- What is the City’s Sidewalk Repair Program? How did it come to be and what is its relationship with tree removals?
- What is tree removal & replacement?
- When the sidewalk is repaired, why are trees sometimes able to be saved and why are they sometimes removed?
- If the sidewalk would be good for five (5) years and then need repair again, isn’t that worth keeping the tree in?
- Why not just create a slope over the roots? If the uplift is only a little bit can’t the sidewalk just be left alone?
- What are some other reasons a tree might need to be removed?
- What happens when a property owner wants to fix their sidewalk if their sidewalk isn’t up for repair anytime soon?
- Can a property owner remove a parkway tree (between the sidewalk and street) without permission from UFD?
- Will a removed tree be replanted?
- What types of trees can be used as replacements?
What is the City’s Sidewalk Repair Program? How did it come to be and what is its relationship with tree removals?
The Americans with Disabilities Act (ADA) requires that our sidewalks and public rights of way be safe and accessible for everyone in our communities. Los Angeles is faced with a great challenge to provide access along broken, cracked and otherwise impassable sidewalks. A class action lawsuit filed in Federal Court (Willits v. City of Los Angeles) has resulted in a legal settlement requiring the City to repair sidewalks to ensure ADA accessibility. To settle the lawsuit, the City agreed to create the Sidewalk Repair Program and spend $1,300,000,000 ($1.3B) over 30 years to repair the City’s sidewalks, with a priority to sidewalks traversed by people who have physical access disabilities (i.e. residents in wheelchairs, using walkers/canes, etc). For more information on the settlement, sidewalk repair program, and how repairs are prioritized, click here.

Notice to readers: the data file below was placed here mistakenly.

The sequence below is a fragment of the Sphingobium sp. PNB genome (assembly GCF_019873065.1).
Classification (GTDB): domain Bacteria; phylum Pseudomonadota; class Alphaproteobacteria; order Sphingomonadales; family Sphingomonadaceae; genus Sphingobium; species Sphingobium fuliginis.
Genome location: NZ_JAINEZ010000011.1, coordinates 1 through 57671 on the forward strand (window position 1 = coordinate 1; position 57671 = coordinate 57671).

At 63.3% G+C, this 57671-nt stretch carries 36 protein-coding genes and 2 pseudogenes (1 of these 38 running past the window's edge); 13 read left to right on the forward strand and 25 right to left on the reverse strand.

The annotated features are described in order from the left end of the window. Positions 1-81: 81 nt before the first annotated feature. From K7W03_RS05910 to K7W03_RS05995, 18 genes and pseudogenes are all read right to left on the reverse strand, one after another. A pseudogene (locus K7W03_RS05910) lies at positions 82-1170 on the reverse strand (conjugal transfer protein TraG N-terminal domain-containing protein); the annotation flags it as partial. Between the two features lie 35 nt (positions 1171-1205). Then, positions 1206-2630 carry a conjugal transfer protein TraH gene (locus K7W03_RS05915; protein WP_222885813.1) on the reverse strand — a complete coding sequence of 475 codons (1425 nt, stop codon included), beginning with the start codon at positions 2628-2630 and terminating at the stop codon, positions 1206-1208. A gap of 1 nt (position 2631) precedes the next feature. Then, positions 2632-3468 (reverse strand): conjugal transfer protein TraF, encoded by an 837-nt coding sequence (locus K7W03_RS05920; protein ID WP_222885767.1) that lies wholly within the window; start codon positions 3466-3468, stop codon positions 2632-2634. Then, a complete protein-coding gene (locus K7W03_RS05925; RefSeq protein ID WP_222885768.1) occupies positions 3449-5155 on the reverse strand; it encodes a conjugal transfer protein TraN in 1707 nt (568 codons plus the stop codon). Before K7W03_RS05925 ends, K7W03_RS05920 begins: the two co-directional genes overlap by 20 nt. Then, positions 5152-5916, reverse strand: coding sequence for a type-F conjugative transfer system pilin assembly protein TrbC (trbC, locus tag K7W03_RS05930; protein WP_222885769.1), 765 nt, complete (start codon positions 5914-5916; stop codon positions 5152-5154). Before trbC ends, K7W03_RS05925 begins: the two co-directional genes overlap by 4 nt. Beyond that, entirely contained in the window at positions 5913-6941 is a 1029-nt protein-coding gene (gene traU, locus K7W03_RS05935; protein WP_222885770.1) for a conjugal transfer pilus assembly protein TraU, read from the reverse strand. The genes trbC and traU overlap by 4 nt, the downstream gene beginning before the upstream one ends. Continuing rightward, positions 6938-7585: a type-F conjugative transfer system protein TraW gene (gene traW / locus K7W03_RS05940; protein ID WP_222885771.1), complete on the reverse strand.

Unfortunately, the biggest cause of sidewalk damage leading to sidewalks being out-of-compliance with the ADA are the roots of trees. In the early 1900s, the City planted many of its now-mature and large street trees and did not plant trees with sufficient consideration of their root structures. These trees, like the Ficus tree, have large beautiful tree canopies, but also large roots that often grow laterally, creating sidewalk uplifts or broken sidewalks that are not ADA accessible. In order to repair the sidewalk, the City sometimes needs to remove the tree and replant a tree more suited to root growth that will not damage the new sidewalk.
Councilmember Ryu has led the way in emphasizing the importance of a healthy and robust tree canopy for all Angelenos. Trees serve a key role in our communities and should be preserved if possible and replanted if a tree must be removed. This FAQ serves to explain the factors the City takes into consideration when reviewing whether a tree that is currently posing legal risk to the City, either by blocking pedestrian access, impeding traffic safety, or posing a risk to general public safety, can be preserved or must be removed. This FAQ will discuss some of the options the City looks at to see if preservation is possible and how the city replaces street trees when removal is the only option.
When the sidewalk is repaired, why are trees sometimes able to be saved and why are they sometimes removed?